Slivers-of-Time Working is a new scheme that uses unskilled workers to perform routine, but essential, tasks. Tonye Brown explains
A new form of employment is beginning to emerge in the UK. It can cut costs for primary care trusts and bring marginalised local people into economic activity. Slivers-of-Time Working is a way of getting essential, but unskilled, tasks done around the organisation.
Tower Hamlets was the first primary care trust to use Slivers-of-Time workers. When the Healthcare for London consultation document was announced, it was made clear that PCTs were expected to circulate it rapidly, along with other materials. But the date each trust would get its lorryload of copies was not clear.
Normally, experienced staff would have been pulled off other duties to stuff envelopes on the day. Instead, executive officer Mark Docherty accessed a government-funded online marketplace for Slivers-of-Time. It allows organisations to buy the time of local people for short periods, at short notice if required.
Mr Docherty used this facility to wait until he knew the truck was on its way. "We were determined to get the document out of the door the day it arrived. If the copies came in the morning, I'd need 10 people working all day to get it done. If I didn't get the copies until lunchtime, I'd book 20 people just for the afternoon on that day."
Once Healthcare for London was dispatched, the PCT began looking at how else it might use this pool of local people who wanted to work ultra-flexibly.
Julie Dublin is PA to the chief executive. Her responsibilities include booking community outreach projects. She started using Slivers-of-Time sellers for leafleting, assembling mailouts and data entry. The flexibility was useful.
"For our smoking cessation campaigns, we'd typically book 20 or more Slivers-of-Time workers for a three-hour shift to leaflet at Tube stations or superstores. It was important to us that they were Tower Hamlets residents and that they badly needed the work," she says. "It also helped that we could roll projects on day to day, depending on the business need."
Other London PCTs followed, including Newham and Ealing. By doing so, they have increased the reach of a scheme that was started with funding from the Office of the Deputy Prime Minister, now going forward as a social enterprise.
Slivers-of-Time Working tackles an often overlooked problem in the labour market. Millions of people in the UK cannot hold down a full-time job, but they could do odd "bits of work" on their own terms, at times of their choosing.
This group of people includes carers, parents with complex childcare needs and anyone with an unpredictable medical condition, and those with some partial employment but who need more if they are to avoid benefits. What these people want is to decide which hours, if any, they could work: today, tomorrow or any date in the future. Otherwise they are going to be part of the 20 per cent of working-age adults who remain detached from the labour market.
It is not only the NHS that can profitably use this fragmented workforce. Buyers of Slivers-of-Time services include caterers, retailers, cinema chains, distribution companies and housing associations.
The need for this new form of personalised working is only just beginning to be quantified. Government-commissioned research shows that 13.7 million people need to work the Slivers-of-Time way in the UK at some point each year. When the possibility is explained, 68 per cent of target groups say they would like to try it immediately.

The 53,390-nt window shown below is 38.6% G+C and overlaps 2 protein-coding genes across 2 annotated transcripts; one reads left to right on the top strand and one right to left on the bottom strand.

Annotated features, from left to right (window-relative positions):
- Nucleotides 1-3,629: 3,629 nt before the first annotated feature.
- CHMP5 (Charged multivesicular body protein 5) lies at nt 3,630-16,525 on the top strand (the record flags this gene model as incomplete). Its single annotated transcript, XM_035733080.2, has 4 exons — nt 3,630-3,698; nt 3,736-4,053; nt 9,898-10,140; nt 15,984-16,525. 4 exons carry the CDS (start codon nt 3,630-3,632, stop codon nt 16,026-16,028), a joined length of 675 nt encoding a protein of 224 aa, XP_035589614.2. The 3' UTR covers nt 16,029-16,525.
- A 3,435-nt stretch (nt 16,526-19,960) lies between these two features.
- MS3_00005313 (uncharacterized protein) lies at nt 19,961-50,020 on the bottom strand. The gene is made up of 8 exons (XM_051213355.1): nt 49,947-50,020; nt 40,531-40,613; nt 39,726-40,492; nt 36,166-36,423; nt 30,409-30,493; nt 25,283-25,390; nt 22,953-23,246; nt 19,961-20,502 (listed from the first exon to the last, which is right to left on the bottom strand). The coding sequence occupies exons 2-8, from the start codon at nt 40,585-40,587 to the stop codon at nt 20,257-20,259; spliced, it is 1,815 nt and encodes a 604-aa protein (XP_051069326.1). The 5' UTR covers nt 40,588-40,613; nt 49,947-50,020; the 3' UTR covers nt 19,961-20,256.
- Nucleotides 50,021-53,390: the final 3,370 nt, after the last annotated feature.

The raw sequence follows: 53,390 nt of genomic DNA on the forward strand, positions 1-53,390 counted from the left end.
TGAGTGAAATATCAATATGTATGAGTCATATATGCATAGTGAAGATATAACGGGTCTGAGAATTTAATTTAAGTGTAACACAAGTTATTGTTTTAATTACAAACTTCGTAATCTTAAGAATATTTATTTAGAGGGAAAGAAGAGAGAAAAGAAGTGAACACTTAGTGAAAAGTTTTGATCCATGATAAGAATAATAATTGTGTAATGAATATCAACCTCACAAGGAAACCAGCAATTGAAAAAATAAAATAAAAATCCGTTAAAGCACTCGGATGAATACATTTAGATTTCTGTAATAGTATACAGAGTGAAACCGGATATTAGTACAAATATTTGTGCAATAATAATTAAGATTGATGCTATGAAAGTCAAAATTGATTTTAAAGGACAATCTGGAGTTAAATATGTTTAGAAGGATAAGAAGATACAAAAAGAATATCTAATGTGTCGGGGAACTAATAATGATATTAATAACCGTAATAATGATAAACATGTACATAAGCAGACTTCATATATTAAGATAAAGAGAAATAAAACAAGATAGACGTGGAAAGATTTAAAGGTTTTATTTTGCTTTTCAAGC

Slivers-of-Time Working started in the East End of London in 2005. After two years of testing, it is now spreading. Markets are under way in Leeds, Liverpool, Hull, Kent and Cambridgeshire. A PCT in these areas can start spreading work directly into their local communities immediately, just by registering with the agency that offers the market in their area.
Elsewhere, a PCT could be a catalyst for getting a market launched, possibly in partnership with their local authority. A market can start anywhere there is a significant first employer willing to hire in this new way. Combine the spend on unskilled contingent labour of a local authority and a PCT and you easily have the basis for a market that will attract a variety of private sector employers as it gets off the ground.
This process has just happened in Hammersmith and Fulham in London. The council started a market by committing spend on cleaning, catering and other areas where Slivers-of-Time workers can be cheaper than conventional temps.
A pool of child transport supervisors checked by the Criminal Records Bureau was established for one-hour bookings, to take vulnerable children to and from appointments. Hammersmith and Fulham PCT followed, using local people for leafleting on smoking cessation, in response to changing conditions at different locations.
This fragmented working aligns with the NHS wellness agenda. The Department for Work and Pensions spends£800m a year on employment programmes run by the private sector. These programmes reward companies for getting claimants into a job and off benefits as quickly as possible. That makes financial sense - but it does little for people who have slim prospects of a sustainable job.
The NHS needs to appreciate how life-changing even small amounts of work can be. Imagine someone who has been unemployed for five years, suffers from depression and cares for an elderly relative. Just doing two hours of genuine paid work one week can transform their self-esteem, social networks and prospects.
National director for health and work Dame Carol Black has highlighted the connection between access to work and well-being. Access to work should not be confused with having a job. Many people can work only in their own very limited way. PCTs and local authorities have a key role in starting the ultra-flexible local labour markets these people need.